This book explains our common-sense understanding of perception and defends a representative theory of perception as being in accord with the results of science. It also argues against color realism and defends the view that nothing has color. This view is color skepticism. A chapter is devoted to defending color skepticism against a number of objections. The book ends with a discussion of our concept of knowledge and attempts to show that the representative theory of perception is not as vulnerable to skeptical arguments as has been assumed. See Springer | Google | Amazon

Galen Strawson
Mental Reality
(MIT 1994)

What is distinctive of the mental? Strawson argues that it is not intelligence, representational content, or intentionality broadly understood, but conscious experience. He argues that philosophy is still confused by positivism and its various offspring and gives undue primacy of place to non-mental phenomena in its account of the nature of mind. Strawson describes an alternative position, naturalized Cartesianism, that couples the materialist view that mind is entirely natural and wholly physical with respect for the idea that the only distinctively mental phenomena are those of conscious experience. See MIT Press | Google | Amazon

Howard Robinson
(Routledge 1994)

This controversial but highly accessible introduction re-examines the notorious sense-datum theory of perception. Robinson surveys the history of the arguments for and against the theory from Descartes to Husserl and argues that we should return to the theory in order to understand perception. In doing so he seeks to overturn a consensus that has dominated the philosophy of perception for nearly half a century. See Routledge | Google | Amazon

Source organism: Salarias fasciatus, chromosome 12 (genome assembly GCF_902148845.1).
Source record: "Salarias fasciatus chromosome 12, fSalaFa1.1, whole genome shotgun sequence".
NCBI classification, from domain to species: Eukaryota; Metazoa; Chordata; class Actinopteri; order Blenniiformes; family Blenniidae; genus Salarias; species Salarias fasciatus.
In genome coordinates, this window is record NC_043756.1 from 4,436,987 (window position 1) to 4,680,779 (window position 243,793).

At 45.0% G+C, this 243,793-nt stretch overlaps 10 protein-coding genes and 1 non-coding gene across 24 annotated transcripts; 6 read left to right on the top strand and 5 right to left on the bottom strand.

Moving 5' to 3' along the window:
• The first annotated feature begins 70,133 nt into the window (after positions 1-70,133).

Francis Crick
The Astonishing Hypothesis: The Scientific Search for the Soul
(Scribner 1994)

Francis Crick turns his attention to human consciousness and maps out the neurobiology of vision. The result is a cogent, witty, and richly detailed analysis of how the brain “sees,” and a daring exploration of some of the most fundamental questions of human existence – Do we have free will? What makes us sentient beings and different from other animals? Is there such a thing as a soul, or are we nothing more than a complex collection of neurons? See Amazon | Google

A. Revonsuo & M. Kamppinen (eds.)
Consciousness in Philosophy and Cognitive Neuroscience
(Psychology Press 1994)

This volume presents the thoughts of some of the leading philosophers and cognitive scientists who participated in the discussion of the status of consciousness in science – International Symposium of Consciousness, University of Turku 1992. The focus of inquiry was the question, “Is it possible to incorporate consciousness into science?” See Psychology Press | Google